flowering time

RII Track-2 FEC: Genome Engineering to Sustain Crop Improvement (GETSCI)

Improved and practical crop breeding tools are required to meet the increasing demands of a growing global population and to overcome the sudden and variable stresses, made worse, by climate change. This project brings together researchers from the University of Hawai’i at Manoa and Iowa State University to develop an efficient, robust genome engineering toolkit that can be used to speed the generation of resilient crops adapted to a changing environment. Reproductive barriers are a major bottleneck that limits the genetic diversity available for crop improvement.

By Fred Love, University News Service

AMES, Iowa – The immense number of possible hybrids that can be created from inbred corn plants can leave plant breeders wondering where to start when attempting to produce new crop varieties with desirable traits. But new research from an Iowa State University agronomist shows how advanced data mining techniques can enhance the efficiency of the process.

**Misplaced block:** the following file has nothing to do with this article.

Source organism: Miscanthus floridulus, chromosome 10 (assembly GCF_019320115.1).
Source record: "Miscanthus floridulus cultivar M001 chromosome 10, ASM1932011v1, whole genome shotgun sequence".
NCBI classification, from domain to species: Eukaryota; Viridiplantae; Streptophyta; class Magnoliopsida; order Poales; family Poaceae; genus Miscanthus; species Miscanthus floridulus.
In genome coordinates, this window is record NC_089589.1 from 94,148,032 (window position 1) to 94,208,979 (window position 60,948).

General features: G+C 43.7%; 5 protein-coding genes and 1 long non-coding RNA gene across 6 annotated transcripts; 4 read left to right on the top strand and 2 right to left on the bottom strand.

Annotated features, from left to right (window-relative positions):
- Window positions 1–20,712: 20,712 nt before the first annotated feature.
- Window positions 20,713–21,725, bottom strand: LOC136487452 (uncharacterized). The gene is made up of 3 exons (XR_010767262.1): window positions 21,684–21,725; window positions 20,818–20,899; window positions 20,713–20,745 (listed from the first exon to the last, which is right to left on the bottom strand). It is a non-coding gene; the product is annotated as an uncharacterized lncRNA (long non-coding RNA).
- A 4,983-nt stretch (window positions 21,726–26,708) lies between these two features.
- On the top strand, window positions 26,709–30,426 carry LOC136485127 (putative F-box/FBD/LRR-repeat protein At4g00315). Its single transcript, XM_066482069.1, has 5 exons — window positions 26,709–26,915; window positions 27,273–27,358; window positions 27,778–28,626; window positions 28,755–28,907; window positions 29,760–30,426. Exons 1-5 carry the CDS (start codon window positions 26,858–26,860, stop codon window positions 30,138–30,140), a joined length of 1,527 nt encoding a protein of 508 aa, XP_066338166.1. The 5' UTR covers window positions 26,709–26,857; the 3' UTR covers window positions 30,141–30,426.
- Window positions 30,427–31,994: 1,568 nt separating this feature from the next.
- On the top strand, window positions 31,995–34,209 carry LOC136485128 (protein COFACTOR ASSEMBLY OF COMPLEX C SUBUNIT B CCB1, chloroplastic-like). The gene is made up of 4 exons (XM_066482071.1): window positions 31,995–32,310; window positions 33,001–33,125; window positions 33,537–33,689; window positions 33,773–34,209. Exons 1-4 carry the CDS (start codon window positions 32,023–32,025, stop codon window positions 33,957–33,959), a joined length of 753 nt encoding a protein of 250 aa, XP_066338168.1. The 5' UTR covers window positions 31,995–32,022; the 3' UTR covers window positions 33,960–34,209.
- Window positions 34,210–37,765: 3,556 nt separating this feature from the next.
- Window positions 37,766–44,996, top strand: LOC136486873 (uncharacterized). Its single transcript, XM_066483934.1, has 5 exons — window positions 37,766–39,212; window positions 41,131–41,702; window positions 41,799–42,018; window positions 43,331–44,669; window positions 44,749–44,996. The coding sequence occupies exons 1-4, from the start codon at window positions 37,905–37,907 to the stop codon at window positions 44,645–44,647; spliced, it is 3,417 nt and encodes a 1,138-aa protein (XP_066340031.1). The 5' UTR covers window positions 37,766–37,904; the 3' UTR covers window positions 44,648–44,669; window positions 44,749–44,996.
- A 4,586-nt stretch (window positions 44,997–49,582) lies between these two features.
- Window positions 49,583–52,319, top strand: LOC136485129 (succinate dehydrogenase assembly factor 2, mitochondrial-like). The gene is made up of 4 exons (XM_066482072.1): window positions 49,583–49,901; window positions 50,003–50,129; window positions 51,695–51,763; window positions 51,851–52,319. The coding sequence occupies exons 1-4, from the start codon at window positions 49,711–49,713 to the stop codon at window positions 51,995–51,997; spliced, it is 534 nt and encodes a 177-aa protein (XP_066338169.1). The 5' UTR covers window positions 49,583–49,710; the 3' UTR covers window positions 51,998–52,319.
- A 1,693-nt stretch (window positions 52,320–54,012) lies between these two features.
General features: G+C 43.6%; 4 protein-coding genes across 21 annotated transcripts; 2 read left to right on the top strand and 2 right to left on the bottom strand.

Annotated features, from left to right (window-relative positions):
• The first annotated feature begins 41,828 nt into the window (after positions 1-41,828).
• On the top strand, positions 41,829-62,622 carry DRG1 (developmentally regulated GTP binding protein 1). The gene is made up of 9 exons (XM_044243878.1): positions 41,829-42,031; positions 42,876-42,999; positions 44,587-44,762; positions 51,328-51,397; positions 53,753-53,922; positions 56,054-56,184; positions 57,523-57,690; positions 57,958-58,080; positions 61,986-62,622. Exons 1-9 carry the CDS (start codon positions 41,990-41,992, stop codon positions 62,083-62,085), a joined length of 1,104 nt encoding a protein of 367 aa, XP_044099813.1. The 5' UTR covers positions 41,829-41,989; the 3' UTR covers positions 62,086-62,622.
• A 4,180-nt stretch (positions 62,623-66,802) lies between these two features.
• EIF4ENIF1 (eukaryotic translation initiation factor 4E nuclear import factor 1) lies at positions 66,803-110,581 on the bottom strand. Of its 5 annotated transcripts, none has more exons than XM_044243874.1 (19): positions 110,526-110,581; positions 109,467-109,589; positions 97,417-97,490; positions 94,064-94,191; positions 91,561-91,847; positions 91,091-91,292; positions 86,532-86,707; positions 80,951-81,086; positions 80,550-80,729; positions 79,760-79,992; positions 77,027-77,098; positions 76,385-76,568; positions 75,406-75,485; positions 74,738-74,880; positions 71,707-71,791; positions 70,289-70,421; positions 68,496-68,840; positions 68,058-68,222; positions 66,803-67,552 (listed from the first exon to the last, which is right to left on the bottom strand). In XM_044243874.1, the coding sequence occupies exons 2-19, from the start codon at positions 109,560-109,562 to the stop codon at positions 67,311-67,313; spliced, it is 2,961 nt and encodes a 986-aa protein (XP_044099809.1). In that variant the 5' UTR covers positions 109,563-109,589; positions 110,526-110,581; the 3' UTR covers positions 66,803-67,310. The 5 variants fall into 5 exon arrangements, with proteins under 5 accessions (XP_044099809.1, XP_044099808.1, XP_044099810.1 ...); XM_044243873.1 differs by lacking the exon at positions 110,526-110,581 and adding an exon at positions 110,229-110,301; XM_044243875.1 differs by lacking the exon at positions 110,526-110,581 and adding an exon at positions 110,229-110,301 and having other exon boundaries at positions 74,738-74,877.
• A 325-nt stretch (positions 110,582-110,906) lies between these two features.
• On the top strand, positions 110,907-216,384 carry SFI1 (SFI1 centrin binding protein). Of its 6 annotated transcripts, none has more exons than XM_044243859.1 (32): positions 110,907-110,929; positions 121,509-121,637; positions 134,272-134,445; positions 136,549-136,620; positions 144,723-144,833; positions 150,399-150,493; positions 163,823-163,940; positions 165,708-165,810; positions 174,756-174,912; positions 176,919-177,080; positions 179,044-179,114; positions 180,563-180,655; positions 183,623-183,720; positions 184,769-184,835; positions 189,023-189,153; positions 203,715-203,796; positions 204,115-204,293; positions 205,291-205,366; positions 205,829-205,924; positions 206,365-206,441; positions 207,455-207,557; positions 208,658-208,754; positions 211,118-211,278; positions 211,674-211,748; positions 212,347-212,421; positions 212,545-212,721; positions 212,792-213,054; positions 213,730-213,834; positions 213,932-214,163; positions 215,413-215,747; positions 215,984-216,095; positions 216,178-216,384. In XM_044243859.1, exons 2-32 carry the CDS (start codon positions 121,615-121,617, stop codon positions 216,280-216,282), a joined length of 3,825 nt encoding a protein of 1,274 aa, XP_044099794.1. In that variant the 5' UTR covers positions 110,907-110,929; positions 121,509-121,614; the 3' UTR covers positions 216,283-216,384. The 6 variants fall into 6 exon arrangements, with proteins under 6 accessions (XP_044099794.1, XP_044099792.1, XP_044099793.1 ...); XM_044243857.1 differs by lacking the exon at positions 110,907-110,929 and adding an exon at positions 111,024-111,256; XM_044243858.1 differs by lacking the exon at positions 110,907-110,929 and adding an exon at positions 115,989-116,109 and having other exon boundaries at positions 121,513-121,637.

AMES, Iowa – New research led by an Iowa State University agronomist identifies clear patterns in how plants react to different environments that could lead to new ways of predicting crop performance.

The research focuses on flowering time in sorghum, a globally cultivated cereal plant, but the results could have implications for nearly all crops, said Jianming Yu, professor of agronomy and the Pioneer Distinguished Chair in Maize Breeding. The study, published recently in the peer-reviewed academic journal Proceedings of the National Academy of Sciences, focuses on phenotypic plasticity, or the way plant traits respond to environmental factors.

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